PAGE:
Palm Coast Approves Surtax Tool as It Looks To Recoup Old Kings Road Widening Costs
FlaglerLive | December 18, 2012
Ever since the Palm Coast City Council lent itself $6.3 million to four-lane the southern end of Old Kings Road as a welcome mat for Walmart, the council has been looking for ways to pay itself—or rather, Palm Coast taxpayers—back. On Tuesday, the council voted 4-0 to lay the groundwork for a special taxing district in the area.
That means starting next year, property owners along that portion of Old Kings Road may have to pay a surtax on their property bill. If so, it could be a steep one, because the property owners are few, and the many developments that the city expected would be there by now, bearing the brunt of a surtax, never materialized. Old Kings Road’s vacant parcels is to be a reminder of Palm Coast’s role in a real estate bubble whose bursting continues to reverberate.
“The four-laning of Old Kings Road between Town Center Boulevard and State Road 100 was actually completed at the request of the property owners,” Jim Landon, the Palm Coast city manager, said. “They were interested in seeing these improvements occur to encourage their property to be developed. Obviously the economy then hit us, and it did not occur as anticipated.”
Palm Coast also bears some responsibility for going ahead with the four-laning of the road well after the market had crashed. In Palm Coast, the market peaked in 2006 and early 2007. Design for the road had begun in 2005. Construction on the road began in February 2009, the same month that Walmart closed on the 31-acre property along Old Kings, nearer SR100, where it planned to build a 187,000-square-foot Supercenter.
Walmart was to pay some of the costs of the road (namely, its shift closer to I-95, where drivers could see the store), as was Palm Coast. But that left a chunk of money to be paid from another source. That’s where the property owners along the road came in, agreeing to a special taxing district. But that district was established when the city assumed it could sell 30-year municipal bonds (a sort of mortgage for capital projects like roads) and bill the property owners to repay the bonds over those 30 years.
When it came time to sell the bonds, the market had collapsed. No bond holder wanted bonds backed up by real estate, especially not real estate in Palm Coast. The city had a problem on its hand. The project had been designed. Walmart had closed on its property. That didn’t mean it would build. The future was unclear and getting darker. But the city made a bet. It figured that Walmart would soon build. And it looked at four-laning Old Kings Road as a build-it-and-they-will-come sort of spur to activity.
Landon told the council as much in 2009, when he was justifying the city’s $6.3 million loan from its utility fund to underwrite the costs of the four-laning: “This is really more of an economic development initiative than anything else at this point, with the economy the way it is,” Landon told the council in January 2009. “This really is an opportunity to see that area start to grow with a more commercial base.”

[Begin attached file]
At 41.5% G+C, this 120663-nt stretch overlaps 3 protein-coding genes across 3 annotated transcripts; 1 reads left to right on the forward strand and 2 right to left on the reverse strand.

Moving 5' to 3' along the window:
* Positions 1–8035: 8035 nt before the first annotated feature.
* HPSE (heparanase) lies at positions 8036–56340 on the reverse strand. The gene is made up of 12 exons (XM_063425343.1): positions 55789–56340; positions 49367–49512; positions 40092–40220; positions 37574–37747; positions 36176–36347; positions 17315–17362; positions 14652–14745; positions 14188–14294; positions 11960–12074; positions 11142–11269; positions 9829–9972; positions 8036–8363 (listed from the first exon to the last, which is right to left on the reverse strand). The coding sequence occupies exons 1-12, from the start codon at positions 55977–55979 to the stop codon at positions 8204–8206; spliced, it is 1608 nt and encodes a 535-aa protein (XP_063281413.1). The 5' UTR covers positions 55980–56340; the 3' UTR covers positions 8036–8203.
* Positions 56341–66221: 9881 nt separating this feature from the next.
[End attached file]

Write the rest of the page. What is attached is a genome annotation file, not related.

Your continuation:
Perhaps it was a worthy bet. But Walmart never built, and still won’t give the city any indication of when it might do so. One reason it’s holding out is that the four-laning of Old Kings Road is only half done. It stretches from Town Center Boulevard down 1.5 miles to SR100. It’s still a two-lane road from Town Center Boulevard to Palm Coast Parkway, and the city has no money to finish that portion.
Still, the 1.5 mile project was completed, handsomely, by May 2010. The city and the property owners had agreed to a new arrangement for the money at stake. Property owners would, over three years, pay 5 percent interest to the city for the money the city “borrowed” from the utility fund to complete the project. But that agreement ends this month.
“So next year we have to develop a mechanism for hopefully a long-term solution to having these property owners pay back the debt for this street improvement,” Landon said Tuesday. “One of the options is still to add it to their tax bill, the taxing district, assessment district.”
The council agreed to do just that. It did not vote for a tax. It merely gave itself the option to establish that taxing district in 2013. It did not talk tax rates or even when it might impose that tax, if it will at all. But it is looking like it will, because the city is out of options, and it cannot leave its loan hanging. Meanwhile, Landon and his administration are continuing negotiations with property owners. The council’s action today gives Landon more leverage in his talks with property owners.
Of course, no taxing district could be established without public hearings, if and when the council decides to enact such a district.
“We are attempting to work with the property owners to come up with a funding mechanism, a financing mechanism that would be acceptable to those property owners, because obviously we need to have their support to pay back the loan,” Landon said. “So we have started that dialogue, we have a couple of proposals, we have a meeting set up in January that has to occur in 2013. This needs to be one of the options on the table for your consideration.”
Landon warned the council: “It doesn’t require you to start that assessment district but if you don’t do this, once again, you would take that option away from yourself. It has to happen before the first of the year, and that’s why it’s on your agenda today.”
With no discussion, the council voted 4-0 to approve the resolution.
The Affected Landowners: